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VSR Seminar

24 Apr 2013 13:30
24 Apr 2013 15:00
Jülich Supercomputing Centre, Hörsaal, building 16.3, room 006
1. talk:
Exploring the stabilization and manipulation of electronic spins in solids by density functional theory
Dr. Gustav Bihlmayer, IAS-1
The orientation of individual spins in a solid is determined by relativistic effects, on atomic scale most prominently by the spin-orbit interaction (SOI). In magnetic systems, this is manifested by the magnetocrystalline anisotropy energy and the Dzyaloshinskii-Moriya interaction: both can lead to stable magnetic structures. But even in non-magnetic materials the SOI can couple the electron’s spin to its propagation direction, typically at the boundary of a material where inversion symmetry is broken, where it can lead to the Rashba-type spin-splittings. Most prominently, SOI effects arise in two- or threedimensional materials, known as topological insulators. There, spin-orbit effects in the bulk lead to spin-currents at the edge of the sample, that are by symmetry protected against scattering by non-magnetic perturbations. This protection is of topological origin in reciprocal space, similar to the stabilization of magnetic skyrmions in real space. A quantitative analysis of these tiny relativistic effects would be impossible without calculations based on density-functional theory. These require either large unit-cells or a fine sampling of the properties in reciprocal space, often a combination of both, that are impossible without massively parallelized applications and the support by supercomputing facilities.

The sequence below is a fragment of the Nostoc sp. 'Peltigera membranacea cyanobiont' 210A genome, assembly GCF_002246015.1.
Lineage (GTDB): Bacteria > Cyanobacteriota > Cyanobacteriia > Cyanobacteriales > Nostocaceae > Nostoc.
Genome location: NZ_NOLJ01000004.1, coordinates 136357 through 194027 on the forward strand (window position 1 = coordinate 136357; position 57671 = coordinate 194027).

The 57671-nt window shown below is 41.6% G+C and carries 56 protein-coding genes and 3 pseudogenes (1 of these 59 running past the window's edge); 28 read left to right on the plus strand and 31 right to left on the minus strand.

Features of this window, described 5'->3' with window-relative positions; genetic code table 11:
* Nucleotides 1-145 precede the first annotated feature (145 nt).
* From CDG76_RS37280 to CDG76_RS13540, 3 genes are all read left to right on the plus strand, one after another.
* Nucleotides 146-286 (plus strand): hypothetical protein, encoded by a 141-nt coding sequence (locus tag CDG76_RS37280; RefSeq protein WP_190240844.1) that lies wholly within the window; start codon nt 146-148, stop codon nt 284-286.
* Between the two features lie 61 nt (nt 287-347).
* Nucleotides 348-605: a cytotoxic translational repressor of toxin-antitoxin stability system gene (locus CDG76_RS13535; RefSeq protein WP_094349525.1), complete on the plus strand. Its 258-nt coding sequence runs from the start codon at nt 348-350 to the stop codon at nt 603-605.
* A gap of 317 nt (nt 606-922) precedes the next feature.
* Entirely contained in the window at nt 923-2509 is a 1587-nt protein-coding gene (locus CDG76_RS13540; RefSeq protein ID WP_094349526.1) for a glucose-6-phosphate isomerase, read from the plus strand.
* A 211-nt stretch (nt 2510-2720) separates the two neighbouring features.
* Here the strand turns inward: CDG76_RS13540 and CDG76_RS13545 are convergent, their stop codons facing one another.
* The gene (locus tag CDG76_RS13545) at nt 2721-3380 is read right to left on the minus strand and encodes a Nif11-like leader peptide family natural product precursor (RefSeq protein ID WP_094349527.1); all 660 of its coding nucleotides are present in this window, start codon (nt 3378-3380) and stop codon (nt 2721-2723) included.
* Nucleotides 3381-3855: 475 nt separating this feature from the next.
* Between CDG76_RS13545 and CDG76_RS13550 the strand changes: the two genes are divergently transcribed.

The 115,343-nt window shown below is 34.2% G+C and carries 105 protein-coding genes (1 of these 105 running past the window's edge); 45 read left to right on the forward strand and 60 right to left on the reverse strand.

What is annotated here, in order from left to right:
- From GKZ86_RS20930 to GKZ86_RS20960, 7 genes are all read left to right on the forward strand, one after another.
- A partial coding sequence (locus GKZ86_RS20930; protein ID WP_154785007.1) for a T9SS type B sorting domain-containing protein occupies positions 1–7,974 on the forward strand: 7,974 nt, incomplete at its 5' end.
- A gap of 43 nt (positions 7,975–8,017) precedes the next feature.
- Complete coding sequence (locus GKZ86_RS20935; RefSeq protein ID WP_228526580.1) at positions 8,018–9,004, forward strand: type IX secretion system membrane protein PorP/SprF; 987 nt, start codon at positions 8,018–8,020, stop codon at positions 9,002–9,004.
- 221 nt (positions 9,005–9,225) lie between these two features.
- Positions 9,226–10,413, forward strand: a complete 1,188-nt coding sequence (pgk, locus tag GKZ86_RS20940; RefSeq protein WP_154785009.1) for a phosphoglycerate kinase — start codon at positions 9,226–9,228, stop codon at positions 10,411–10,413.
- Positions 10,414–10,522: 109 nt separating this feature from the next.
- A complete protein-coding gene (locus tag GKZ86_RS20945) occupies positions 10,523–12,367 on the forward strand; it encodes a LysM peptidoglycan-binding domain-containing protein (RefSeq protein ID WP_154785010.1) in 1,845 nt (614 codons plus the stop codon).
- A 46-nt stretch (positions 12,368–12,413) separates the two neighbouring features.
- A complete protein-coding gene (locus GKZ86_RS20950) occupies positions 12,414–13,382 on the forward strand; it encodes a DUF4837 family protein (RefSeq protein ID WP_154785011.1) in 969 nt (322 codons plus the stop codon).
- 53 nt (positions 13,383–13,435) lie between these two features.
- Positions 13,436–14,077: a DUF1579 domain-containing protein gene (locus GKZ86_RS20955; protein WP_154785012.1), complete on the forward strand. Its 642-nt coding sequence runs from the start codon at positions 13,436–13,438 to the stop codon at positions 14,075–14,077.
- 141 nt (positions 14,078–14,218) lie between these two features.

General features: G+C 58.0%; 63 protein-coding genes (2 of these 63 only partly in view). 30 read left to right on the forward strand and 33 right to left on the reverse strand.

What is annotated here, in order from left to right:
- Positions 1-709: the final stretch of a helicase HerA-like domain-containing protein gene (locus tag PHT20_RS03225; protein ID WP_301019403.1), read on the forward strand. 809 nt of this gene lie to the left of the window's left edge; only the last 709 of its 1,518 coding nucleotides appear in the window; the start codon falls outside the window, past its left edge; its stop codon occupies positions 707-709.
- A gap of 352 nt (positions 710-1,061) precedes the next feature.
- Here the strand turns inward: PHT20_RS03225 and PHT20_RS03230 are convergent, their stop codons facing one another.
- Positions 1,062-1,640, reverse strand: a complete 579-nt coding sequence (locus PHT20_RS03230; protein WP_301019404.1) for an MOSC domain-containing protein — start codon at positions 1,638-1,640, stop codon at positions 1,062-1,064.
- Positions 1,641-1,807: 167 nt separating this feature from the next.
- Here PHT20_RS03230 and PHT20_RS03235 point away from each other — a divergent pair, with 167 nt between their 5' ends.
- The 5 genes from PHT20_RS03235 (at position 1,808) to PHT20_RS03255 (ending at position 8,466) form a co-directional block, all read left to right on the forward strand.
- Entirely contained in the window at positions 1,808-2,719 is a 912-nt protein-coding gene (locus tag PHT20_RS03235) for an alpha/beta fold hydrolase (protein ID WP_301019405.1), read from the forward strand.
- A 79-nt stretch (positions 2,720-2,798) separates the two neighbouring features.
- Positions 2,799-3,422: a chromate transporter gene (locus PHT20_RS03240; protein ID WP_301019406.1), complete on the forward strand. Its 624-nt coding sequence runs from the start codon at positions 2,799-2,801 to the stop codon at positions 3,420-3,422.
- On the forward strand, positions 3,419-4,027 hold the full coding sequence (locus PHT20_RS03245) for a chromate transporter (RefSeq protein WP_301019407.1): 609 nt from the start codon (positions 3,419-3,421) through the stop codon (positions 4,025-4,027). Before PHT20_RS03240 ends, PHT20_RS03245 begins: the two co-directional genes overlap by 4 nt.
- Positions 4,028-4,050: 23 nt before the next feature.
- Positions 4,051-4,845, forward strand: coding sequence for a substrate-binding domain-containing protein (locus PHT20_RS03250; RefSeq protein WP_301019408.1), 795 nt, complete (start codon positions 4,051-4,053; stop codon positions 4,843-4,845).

2. talk:
Modeling of the Coupled Terrestrial Hydrologic and Energy Cycles
Prof. Stefan Kollet, IBG-3
This talk deals with the development and application of integrated simulation platforms for terrestrial systems. These simulation platforms model the coupled water and energy cycles from the subsurface across the land surface into the atmosphere. Theoretical and technical challenges are discussed in representing nonlinear two-way feedbacks of varying strength, which act over a number of space and time scales. Example simulations are presented from regional catchments toward continental domains. It turns out that initializing the simulations constitutes a major computational problem, because of the long-term memory effects of subsurface hydrodynamics that impact the land surface energy balance and atmospheric processes.
Wednesday, 24 April 2013, 13:30 - 15:00
Jülich Supercomputing Centre, Hörsaal, building 16.3, room 006
Announcement as pdf:
 VSR Seminar on 24 April 2013 (PDF, 31 kB)

Anyone interested is cordially invited to participate in this seminar.